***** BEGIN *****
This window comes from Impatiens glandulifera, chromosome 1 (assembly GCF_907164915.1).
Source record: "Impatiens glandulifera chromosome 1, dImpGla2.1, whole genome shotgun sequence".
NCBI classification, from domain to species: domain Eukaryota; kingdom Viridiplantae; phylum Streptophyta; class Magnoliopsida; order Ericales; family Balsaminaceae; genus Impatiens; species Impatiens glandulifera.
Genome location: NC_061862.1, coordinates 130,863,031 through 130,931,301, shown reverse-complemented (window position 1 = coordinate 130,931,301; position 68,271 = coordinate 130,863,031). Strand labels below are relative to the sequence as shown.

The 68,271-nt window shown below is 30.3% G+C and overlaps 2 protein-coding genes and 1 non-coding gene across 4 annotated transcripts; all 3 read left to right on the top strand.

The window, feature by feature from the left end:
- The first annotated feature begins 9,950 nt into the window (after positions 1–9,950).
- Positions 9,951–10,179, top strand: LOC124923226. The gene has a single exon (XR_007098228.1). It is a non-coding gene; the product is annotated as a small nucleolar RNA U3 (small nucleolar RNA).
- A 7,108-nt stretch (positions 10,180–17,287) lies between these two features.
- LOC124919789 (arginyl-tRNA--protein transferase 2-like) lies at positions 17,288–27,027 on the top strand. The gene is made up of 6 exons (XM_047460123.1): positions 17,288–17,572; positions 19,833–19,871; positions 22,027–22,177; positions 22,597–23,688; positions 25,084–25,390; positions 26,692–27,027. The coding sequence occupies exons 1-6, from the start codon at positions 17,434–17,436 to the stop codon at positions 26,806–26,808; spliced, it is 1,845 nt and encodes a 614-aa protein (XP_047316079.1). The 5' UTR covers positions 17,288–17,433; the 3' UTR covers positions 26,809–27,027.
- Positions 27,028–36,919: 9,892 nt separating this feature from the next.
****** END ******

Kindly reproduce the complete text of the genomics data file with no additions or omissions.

This window comes from Impatiens glandulifera, chromosome 1 (assembly GCF_907164915.1).
Source record: "Impatiens glandulifera chromosome 1, dImpGla2.1, whole genome shotgun sequence".
NCBI classification, from domain to species: domain Eukaryota; kingdom Viridiplantae; phylum Streptophyta; class Magnoliopsida; order Ericales; family Balsaminaceae; genus Impatiens; species Impatiens glandulifera.
Genome location: NC_061862.1, coordinates 130,863,031 through 130,931,301, shown reverse-complemented (window position 1 = coordinate 130,931,301; position 68,271 = coordinate 130,863,031). Strand labels below are relative to the sequence as shown.

The 68,271-nt window shown below is 30.3% G+C and overlaps 2 protein-coding genes and 1 non-coding gene across 4 annotated transcripts; all 3 read left to right on the top strand.

The window, feature by feature from the left end:
- The first annotated feature begins 9,950 nt into the window (after positions 1–9,950).
- Positions 9,951–10,179, top strand: LOC124923226. The gene has a single exon (XR_007098228.1). It is a non-coding gene; the product is annotated as a small nucleolar RNA U3 (small nucleolar RNA).
- A 7,108-nt stretch (positions 10,180–17,287) lies between these two features.
- LOC124919789 (arginyl-tRNA--protein transferase 2-like) lies at positions 17,288–27,027 on the top strand. The gene is made up of 6 exons (XM_047460123.1): positions 17,288–17,572; positions 19,833–19,871; positions 22,027–22,177; positions 22,597–23,688; positions 25,084–25,390; positions 26,692–27,027. The coding sequence occupies exons 1-6, from the start codon at positions 17,434–17,436 to the stop codon at positions 26,806–26,808; spliced, it is 1,845 nt and encodes a 614-aa protein (XP_047316079.1). The 5' UTR covers positions 17,288–17,433; the 3' UTR covers positions 26,809–27,027.
- Positions 27,028–36,919: 9,892 nt separating this feature from the next.